RIGA - The Latvian Justice Ministry’s proposals regarding improved borrower protection are based on unverified information, and some of them may even be considered populist, the Association of Commercial Banks of Latvia Chairman Martins Bicevskis told the Nozare.lv business portal.
The Justice Ministry’s task force has established several shortcomings in the laws and regulations that deal with mortgage lending, which affect borrowers. In order to improve borrower protection, the Justice Ministry proposes that a new law on mortgage lending be drafted and that a new chapter be added to the consumer lending regulations.
According to the task force’s findings, borrowers who take out a mortgage loan for the purchase, repairs or renovation of their only home are the most vulnerable at the moment.
The Association of Commercial Banks supports the development of a legal framework for mortgage lending; however, the association also believes that Latvia should not be rash and wait for the European Union’s pending directive on mortgage lending first. Second, the regulations on mortgage lending must be separated from the consumer lending law, because these are two distinctively different areas.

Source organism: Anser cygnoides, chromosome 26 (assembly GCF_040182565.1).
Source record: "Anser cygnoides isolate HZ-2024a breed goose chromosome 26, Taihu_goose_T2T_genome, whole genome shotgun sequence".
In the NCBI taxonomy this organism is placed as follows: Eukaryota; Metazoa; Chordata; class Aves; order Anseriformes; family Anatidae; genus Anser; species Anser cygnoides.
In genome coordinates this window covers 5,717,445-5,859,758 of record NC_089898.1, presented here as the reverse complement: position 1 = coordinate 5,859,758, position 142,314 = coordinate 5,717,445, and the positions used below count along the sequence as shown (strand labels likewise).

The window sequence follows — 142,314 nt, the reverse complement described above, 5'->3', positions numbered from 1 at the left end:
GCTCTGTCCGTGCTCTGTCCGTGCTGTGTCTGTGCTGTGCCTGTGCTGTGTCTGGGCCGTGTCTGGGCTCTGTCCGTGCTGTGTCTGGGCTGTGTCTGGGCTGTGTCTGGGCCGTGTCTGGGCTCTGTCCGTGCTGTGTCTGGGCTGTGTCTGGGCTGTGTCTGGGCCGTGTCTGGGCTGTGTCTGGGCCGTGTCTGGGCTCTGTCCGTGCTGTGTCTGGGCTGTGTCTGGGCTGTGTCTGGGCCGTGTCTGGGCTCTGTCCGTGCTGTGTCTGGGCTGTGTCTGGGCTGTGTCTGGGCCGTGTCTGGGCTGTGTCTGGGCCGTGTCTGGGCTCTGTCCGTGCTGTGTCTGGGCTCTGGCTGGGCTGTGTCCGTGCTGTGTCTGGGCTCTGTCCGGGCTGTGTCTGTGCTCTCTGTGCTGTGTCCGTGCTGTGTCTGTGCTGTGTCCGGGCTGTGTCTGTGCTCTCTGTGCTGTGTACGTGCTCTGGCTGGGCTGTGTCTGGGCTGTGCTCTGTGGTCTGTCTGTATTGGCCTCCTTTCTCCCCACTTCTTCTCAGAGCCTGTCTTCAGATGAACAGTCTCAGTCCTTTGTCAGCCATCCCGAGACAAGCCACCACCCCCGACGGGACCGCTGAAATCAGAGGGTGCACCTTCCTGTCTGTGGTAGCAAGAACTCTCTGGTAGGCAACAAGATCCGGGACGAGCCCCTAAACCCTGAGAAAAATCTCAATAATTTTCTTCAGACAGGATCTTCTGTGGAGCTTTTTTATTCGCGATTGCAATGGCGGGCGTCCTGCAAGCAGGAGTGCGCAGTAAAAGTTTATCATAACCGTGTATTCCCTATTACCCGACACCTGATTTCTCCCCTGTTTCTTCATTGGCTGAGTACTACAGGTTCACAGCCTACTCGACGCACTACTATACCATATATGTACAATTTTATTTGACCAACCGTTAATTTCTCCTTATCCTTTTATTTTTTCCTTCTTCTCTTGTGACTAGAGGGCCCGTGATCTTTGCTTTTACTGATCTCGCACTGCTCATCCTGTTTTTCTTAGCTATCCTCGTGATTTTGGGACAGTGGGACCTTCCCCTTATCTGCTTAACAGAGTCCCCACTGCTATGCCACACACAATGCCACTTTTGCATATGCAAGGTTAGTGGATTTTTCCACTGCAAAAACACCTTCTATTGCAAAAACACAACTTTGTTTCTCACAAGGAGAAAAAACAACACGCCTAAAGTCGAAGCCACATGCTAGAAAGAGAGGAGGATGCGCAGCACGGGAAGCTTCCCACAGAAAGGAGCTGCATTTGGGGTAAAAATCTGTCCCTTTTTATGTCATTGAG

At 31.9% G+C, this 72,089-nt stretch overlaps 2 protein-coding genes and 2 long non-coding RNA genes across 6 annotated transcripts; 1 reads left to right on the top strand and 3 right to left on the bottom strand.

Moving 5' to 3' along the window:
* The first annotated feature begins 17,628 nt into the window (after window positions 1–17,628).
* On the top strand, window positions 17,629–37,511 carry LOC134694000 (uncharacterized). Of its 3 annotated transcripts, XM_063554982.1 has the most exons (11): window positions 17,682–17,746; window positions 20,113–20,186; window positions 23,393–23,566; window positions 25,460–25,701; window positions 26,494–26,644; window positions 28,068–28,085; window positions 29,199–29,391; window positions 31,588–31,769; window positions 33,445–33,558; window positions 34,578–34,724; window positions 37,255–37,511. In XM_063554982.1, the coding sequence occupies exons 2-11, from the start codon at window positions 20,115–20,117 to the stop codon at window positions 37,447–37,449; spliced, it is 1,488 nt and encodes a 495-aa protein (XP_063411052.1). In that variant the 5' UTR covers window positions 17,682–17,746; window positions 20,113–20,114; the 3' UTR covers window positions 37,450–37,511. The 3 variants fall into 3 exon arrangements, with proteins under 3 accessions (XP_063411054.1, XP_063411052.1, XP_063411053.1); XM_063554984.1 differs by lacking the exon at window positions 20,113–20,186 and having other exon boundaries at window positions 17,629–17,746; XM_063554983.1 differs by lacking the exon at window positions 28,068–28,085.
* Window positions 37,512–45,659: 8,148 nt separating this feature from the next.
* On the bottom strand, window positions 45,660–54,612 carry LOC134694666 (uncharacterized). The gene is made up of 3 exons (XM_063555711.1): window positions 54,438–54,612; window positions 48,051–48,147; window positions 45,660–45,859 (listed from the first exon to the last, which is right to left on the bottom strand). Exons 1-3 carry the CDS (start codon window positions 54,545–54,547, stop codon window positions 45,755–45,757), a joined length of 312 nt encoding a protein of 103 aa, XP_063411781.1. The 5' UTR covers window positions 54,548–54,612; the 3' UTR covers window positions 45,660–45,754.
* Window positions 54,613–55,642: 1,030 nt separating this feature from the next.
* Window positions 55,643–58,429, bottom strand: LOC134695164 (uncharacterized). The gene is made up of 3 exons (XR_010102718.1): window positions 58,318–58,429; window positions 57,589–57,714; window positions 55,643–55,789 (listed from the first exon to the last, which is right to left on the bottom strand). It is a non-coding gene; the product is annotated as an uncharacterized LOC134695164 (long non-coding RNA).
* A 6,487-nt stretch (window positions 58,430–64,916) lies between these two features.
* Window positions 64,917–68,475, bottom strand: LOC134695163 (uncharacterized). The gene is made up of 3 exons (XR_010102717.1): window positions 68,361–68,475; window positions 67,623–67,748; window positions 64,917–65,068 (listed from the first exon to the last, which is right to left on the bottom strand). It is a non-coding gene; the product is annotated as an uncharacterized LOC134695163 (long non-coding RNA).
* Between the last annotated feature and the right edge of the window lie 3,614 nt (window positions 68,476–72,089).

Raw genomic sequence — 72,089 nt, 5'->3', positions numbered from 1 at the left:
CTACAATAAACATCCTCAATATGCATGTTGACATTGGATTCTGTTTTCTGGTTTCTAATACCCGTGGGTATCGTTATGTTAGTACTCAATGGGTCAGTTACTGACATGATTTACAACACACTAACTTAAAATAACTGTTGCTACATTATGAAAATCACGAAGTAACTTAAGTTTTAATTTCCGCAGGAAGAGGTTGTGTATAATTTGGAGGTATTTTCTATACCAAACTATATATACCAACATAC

Bicevskis reiterates that borrowers are not the only clients of banks, and that depositors’ interests must also be protected.
The Justice Ministry’s proposals regarding “disproportionate” guarantees that borrowers must present to lenders, these proposals are completely unfounded and not based in any analyses or statistical data, said Bicevskis.
The Association of Commercial Banks believes that the Justice Ministry must carry out serious analysis of the situation and statistics, and only then draw conclusions. The association believes that the current guarantees that borrowers are asked to present are proportionate, as banks must balance out interests of borrowers and depositors.
The Association of Commercial Banks does not have full statistics on all aspects of mortgage loan applications that are turned down by banks, but the association does have information that the main reason for rejected applications is that the applicant does not have enough money to make a down payment - which is what happens in 40 percent of refused applications, said Bicevskis.
Insufficient income accounts for 25 percent of such cases, unverifiable income about 25 percent, and poor credit history 10 percent.
People are rather cautious, having experienced the property bubble, and they do not want to take on new obligations, while banks are fully prepared to issue loans for quality projects, added Bicevskis.